RAY SUAREZ: Julio Alfonso is a doctor who fled Cuba in the early ’90s, when the country was in severe economic crisis. Alfonso became frustrated with the limited financial resources given to Cuban doctors.
His Miami organization, Solidaridad Sin Fronteras, Solidarity Without Borders, gives scholarships to nurses and doctors who defect from Cuba and want to retrain and get board-certified in the U.S.
DR. JULIO ALFONSO (through translator): Cuba looks abroad to supply the Cuban people. Every Cuban has a family member abroad to send medicines. Plus, there are organizations like ours that send medical supplies.
RAY SUAREZ: But Gail Reed says one of the biggest problems remains the embargo of medicine from U.S. pharmaceutical companies.
GAIL REED: There are serious restrictions on patented medicines. The latest cancer drugs, for example, have patents that are 20 years, and now the pharmaceutical companies are asking for more time for their patents. So, these are inaccessible to Cuba in regular commercial terms.
RAY SUAREZ: Because of the U.S. government’s trade embargo, Cuba has created its own biotech industry. Some of its strongest successes have come in preventive medicine, like vaccines, including one for hepatitis B, now virtually eliminated from the country.
Manuel Raices Perez-Castaneda is an executive for Cuba’s Center for Genetic Engineering and Biotechnology.
MANUEL RAICES PEREZ-CASTANEDA, Center for Genetic Engineering and Biotechnology (through translator): In the sense that it created a great need, yes. It created great suffering, but, at the same time, the embargo created the challenge of trying to resolve our own problems. And we developed an industry capable of producing the very latest medicines.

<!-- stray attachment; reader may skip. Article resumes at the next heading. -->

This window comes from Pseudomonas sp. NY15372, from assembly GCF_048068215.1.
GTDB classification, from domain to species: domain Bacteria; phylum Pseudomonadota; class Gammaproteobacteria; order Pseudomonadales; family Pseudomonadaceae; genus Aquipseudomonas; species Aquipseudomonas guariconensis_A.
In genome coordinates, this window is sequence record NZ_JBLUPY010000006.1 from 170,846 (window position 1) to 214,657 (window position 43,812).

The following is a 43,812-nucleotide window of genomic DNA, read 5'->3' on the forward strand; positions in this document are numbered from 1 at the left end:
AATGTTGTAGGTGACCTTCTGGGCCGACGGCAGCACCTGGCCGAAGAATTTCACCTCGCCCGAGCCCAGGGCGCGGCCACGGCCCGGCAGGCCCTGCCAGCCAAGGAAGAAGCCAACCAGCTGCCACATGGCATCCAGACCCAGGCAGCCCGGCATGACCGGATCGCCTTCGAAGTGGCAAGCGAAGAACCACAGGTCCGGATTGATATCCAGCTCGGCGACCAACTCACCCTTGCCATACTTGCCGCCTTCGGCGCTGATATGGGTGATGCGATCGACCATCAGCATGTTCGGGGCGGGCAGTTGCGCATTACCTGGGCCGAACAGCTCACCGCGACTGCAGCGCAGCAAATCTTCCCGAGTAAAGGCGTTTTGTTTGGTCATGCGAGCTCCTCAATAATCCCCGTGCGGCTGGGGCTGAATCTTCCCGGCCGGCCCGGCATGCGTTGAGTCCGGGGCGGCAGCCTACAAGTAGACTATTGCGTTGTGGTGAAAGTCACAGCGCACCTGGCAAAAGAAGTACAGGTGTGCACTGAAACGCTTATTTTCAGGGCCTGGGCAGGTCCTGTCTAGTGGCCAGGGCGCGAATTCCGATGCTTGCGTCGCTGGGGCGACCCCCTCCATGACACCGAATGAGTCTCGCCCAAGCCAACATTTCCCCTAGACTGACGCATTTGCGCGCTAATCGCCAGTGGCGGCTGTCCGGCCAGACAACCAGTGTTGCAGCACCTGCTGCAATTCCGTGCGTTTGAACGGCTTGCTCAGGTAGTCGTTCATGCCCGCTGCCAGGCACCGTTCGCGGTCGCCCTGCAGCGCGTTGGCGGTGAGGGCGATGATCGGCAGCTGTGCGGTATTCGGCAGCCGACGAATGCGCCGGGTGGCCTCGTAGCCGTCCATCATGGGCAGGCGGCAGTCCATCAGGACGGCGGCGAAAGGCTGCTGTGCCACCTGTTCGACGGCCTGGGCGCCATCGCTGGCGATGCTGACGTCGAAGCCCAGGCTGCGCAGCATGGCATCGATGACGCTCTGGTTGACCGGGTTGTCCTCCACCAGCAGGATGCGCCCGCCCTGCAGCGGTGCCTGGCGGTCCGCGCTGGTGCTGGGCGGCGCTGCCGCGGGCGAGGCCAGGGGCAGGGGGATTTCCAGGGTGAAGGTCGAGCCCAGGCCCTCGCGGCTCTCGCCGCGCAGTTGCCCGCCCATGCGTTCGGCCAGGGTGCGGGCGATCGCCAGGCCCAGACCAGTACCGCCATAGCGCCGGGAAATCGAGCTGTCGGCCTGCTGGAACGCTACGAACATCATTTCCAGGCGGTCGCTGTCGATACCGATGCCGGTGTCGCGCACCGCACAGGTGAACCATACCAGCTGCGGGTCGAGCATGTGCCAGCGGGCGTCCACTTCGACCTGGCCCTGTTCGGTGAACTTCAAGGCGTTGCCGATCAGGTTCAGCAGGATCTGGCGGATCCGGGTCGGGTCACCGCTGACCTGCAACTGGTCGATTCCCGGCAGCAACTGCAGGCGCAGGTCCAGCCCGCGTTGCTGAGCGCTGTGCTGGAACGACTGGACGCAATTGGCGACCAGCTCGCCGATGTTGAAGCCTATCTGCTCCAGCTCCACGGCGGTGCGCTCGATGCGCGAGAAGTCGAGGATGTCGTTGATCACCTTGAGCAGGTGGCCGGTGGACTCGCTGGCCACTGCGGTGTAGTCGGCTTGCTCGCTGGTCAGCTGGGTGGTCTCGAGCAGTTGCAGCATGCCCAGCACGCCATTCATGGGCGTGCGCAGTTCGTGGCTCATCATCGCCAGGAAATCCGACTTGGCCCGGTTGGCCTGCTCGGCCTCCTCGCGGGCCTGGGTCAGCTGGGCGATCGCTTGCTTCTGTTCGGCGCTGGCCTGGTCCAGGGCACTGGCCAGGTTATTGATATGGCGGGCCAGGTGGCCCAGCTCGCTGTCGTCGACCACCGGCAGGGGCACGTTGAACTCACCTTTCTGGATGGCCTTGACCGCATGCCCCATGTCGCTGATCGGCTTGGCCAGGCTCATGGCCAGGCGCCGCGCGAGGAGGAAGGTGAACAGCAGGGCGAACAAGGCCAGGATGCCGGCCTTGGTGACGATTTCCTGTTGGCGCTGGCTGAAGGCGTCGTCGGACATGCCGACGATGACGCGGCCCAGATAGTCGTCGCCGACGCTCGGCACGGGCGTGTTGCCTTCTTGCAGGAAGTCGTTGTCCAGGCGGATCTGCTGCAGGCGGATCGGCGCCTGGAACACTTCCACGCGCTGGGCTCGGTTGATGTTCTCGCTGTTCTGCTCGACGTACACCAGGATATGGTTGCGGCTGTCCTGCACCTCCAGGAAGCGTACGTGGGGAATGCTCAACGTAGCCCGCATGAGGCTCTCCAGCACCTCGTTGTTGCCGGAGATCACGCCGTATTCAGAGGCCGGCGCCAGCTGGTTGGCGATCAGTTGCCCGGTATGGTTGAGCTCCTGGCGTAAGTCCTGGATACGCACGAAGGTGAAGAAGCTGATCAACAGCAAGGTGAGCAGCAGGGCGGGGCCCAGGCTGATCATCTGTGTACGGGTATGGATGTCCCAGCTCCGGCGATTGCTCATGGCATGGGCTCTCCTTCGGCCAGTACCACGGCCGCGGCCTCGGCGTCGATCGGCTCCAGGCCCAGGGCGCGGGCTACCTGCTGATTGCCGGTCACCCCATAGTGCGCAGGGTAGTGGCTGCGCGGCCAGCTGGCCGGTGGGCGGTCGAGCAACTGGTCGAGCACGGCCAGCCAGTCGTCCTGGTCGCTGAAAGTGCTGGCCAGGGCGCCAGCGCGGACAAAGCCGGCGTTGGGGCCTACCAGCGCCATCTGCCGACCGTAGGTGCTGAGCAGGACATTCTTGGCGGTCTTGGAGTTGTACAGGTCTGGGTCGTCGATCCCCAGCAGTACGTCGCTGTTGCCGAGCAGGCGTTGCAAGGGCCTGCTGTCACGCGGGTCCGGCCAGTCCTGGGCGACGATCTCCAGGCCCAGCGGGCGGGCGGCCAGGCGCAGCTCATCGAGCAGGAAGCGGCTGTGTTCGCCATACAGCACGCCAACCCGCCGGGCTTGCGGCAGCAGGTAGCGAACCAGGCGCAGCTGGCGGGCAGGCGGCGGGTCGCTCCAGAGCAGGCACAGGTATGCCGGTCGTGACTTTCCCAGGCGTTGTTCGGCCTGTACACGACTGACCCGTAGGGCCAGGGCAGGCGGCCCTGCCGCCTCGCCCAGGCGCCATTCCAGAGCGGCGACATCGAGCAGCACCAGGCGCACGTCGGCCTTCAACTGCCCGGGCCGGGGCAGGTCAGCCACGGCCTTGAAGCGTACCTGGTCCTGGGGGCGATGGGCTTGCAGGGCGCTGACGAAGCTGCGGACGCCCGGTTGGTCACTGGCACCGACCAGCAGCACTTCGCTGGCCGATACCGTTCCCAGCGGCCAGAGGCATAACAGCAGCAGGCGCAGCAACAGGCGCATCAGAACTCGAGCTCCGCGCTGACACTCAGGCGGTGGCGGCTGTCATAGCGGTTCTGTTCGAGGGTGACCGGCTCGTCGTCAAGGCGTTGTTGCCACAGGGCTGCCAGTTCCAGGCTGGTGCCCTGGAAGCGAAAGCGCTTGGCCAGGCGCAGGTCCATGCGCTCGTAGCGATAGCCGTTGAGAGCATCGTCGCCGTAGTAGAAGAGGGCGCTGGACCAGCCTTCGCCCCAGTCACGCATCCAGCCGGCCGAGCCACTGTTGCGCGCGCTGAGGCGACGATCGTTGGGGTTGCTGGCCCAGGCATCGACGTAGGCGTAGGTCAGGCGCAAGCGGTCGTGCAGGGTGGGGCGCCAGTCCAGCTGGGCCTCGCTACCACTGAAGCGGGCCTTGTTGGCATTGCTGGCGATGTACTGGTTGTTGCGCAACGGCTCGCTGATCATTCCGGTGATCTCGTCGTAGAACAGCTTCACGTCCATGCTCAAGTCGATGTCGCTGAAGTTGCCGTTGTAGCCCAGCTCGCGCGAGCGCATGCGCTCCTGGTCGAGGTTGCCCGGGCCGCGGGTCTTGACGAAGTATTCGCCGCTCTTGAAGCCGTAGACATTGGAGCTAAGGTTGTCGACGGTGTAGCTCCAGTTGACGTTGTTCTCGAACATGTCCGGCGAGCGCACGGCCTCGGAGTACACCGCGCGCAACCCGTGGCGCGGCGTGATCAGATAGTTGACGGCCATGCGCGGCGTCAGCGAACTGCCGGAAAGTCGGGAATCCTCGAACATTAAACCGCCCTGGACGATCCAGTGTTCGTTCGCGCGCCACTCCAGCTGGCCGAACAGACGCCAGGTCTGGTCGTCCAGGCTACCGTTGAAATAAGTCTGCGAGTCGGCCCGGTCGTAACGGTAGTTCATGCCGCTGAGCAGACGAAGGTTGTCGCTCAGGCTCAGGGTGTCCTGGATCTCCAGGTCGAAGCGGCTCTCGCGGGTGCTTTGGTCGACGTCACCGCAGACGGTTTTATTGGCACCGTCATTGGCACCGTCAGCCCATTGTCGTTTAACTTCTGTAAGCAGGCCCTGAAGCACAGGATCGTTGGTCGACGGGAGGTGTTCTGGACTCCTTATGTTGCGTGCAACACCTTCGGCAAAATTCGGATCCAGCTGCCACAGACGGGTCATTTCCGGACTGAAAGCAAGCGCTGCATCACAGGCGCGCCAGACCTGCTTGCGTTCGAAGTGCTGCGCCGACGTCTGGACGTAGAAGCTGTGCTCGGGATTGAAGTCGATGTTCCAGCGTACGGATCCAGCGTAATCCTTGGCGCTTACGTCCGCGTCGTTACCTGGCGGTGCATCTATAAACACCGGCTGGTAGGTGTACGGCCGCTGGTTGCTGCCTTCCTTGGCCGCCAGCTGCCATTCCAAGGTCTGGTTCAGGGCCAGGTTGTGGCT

RAY SUAREZ: According to Raices, the Cuban biotech sectored has garnered 230 international patents and is marketing its products in 57 countries. It’s now the third largest industry in Cuba.
Still, some ask if living to the age of 78 is worth it, if it means living in persistent economic hardship.
Carlos Castaneda, a Cuban-trained physician who left the island in 1995, says there’s more to living than staying healthy. After arriving in the United States, he took odd jobs for 16 years and is now in the process of getting his physician’s assistant’s license.
CARLOS CASTANEDA, Cuban-Trained physician: I had to do everything, anything. I had to work in the beach as a bellman, logging — I mean, carrying luggage to — everything. I was a valet parking. I did it. You name it. I did everything. But I was happy, because I was working and I was making money. And I always thought that I would — I had a light at the end of the tunnel.
RAY SUAREZ: But, in Cuba, the rewards for doctors are often talked about in philosophical, not financial, terms. Free medical care is considered a basic right. Preventing illness is considered a state priority. And doctors who provide those services are considered foot soldiers in Cuba’s social revolution.
DR. JORGE DELGADO (through translator): Education here in Cuba is free. So, providing good medical staff for Cubans is practically a duty. But it is also considered an honor.
RAY SUAREZ: In an era when countries are struggling to do more for less with limited health care dollars, Cuba’s successes in prevention are likely to be closely watched.
GWEN IFILL: Tomorrow, Ray and the Global Health Unit will report on one of Cuba’s choice exports: doctors.